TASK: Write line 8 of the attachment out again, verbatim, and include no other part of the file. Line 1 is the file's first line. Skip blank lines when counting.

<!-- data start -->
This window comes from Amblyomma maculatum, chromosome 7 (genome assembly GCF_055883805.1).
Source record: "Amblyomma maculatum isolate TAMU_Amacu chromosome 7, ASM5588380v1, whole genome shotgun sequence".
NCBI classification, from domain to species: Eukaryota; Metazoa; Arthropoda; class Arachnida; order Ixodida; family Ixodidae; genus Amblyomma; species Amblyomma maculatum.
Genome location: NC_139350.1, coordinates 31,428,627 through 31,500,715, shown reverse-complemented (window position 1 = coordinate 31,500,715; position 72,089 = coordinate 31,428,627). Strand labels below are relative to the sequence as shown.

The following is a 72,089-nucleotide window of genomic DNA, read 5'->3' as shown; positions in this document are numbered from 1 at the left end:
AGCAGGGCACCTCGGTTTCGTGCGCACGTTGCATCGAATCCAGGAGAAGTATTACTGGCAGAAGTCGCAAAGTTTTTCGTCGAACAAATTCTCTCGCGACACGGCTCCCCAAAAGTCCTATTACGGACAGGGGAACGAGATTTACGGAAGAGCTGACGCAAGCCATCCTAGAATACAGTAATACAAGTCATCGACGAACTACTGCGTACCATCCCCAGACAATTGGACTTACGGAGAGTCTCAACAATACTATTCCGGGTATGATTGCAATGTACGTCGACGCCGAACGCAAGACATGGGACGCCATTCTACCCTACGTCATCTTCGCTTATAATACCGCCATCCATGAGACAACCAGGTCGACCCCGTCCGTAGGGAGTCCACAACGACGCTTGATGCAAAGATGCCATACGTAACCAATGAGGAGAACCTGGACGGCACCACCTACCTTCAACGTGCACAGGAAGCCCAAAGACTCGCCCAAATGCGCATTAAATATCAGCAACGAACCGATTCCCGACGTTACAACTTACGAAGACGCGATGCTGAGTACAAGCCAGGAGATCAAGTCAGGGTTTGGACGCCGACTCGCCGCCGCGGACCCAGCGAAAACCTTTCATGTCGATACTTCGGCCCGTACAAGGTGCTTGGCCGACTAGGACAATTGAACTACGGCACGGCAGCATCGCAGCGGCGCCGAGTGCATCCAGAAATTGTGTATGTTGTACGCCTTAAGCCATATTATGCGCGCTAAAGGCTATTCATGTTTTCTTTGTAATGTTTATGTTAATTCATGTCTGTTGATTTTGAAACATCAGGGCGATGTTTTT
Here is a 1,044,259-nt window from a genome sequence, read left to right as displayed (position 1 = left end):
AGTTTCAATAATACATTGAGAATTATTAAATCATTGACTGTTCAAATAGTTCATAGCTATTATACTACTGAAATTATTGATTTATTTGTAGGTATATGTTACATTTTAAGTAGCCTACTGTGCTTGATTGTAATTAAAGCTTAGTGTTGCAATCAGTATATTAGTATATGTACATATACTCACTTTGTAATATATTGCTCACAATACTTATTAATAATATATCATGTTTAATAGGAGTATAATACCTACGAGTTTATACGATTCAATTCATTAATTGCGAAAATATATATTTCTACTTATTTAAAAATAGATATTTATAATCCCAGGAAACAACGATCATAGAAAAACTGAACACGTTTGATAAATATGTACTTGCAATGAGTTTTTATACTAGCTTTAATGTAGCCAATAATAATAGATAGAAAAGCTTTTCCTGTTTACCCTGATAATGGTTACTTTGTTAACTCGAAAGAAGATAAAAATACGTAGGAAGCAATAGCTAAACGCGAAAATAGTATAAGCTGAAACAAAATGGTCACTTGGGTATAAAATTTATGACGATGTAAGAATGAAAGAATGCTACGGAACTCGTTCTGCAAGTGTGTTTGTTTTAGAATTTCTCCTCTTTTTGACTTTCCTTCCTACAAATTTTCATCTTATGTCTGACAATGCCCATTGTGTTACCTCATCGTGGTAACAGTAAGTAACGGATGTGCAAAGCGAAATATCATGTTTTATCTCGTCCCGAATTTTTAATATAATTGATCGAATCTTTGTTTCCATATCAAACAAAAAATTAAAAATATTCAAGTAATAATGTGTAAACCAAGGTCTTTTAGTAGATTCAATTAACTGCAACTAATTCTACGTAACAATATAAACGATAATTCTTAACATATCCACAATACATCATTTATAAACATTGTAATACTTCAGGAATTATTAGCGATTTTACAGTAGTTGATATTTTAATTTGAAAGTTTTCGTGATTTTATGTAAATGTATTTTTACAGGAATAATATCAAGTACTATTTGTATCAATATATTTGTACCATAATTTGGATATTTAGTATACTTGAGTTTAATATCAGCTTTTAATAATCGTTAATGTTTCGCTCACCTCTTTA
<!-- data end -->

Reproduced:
AGTTTCAATAATACATTGAGAATTATTAAATCATTGACTGTTCAAATAGTTCATAGCTATTATACTACTGAAATTATTGATTTATTTGTAGGTATATGTTACATTTTAAGTAGCCTACTGTGCTTGATTGTAATTAAAGCTTAGTGTTGCAATCAGTATATTAGTATATGTACATATACTCACTTTGTAATATATTGCTCACAATACTTATTAATAATATATCATGTTTAATAGGAGTATAATACCTACGAGTTTATACGATTCAATTCATTAATTGCGAAAATATATATTTCTACTTATTTAAAAATAGATATTTATAATCCCAGGAAACAACGATCATAGAAAAACTGAACACGTTTGATAAATATGTACTTGCAATGAGTTTTTATACTAGCTTTAATGTAGCCAATAATAATAGATAGAAAAGCTTTTCCTGTTTACCCTGATAATGGTTACTTTGTTAACTCGAAAGAAGATAAAAATACGTAGGAAGCAATAGCTAAACGCGAAAATAGTATAAGCTGAAACAAAATGGTCACTTGGGTATAAAATTTATGACGATGTAAGAATGAAAGAATGCTACGGAACTCGTTCTGCAAGTGTGTTTGTTTTAGAATTTCTCCTCTTTTTGACTTTCCTTCCTACAAATTTTCATCTTATGTCTGACAATGCCCATTGTGTTACCTCATCGTGGTAACAGTAAGTAACGGATGTGCAAAGCGAAATATCATGTTTTATCTCGTCCCGAATTTTTAATATAATTGATCGAATCTTTGTTTCCATATCAAACAAAAAATTAAAAATATTCAAGTAATAATGTGTAAACCAAGGTCTTTTAGTAGATTCAATTAACTGCAACTAATTCTACGTAACAATATAAACGATAATTCTTAACATATCCACAATACATCATTTATAAACATTGTAATACTTCAGGAATTATTAGCGATTTTACAGTAGTTGATATTTTAATTTGAAAGTTTTCGTGATTTTATGTAAATGTATTTTTACAGGAATAATATCAAGTACTATTTGTATCAATATATTTGTACCATAATTTGGATATTTAGTATACTTGAGTTTAATATCAGCTTTTAATAATCGTTAATGTTTCGCTCACCTCTTTA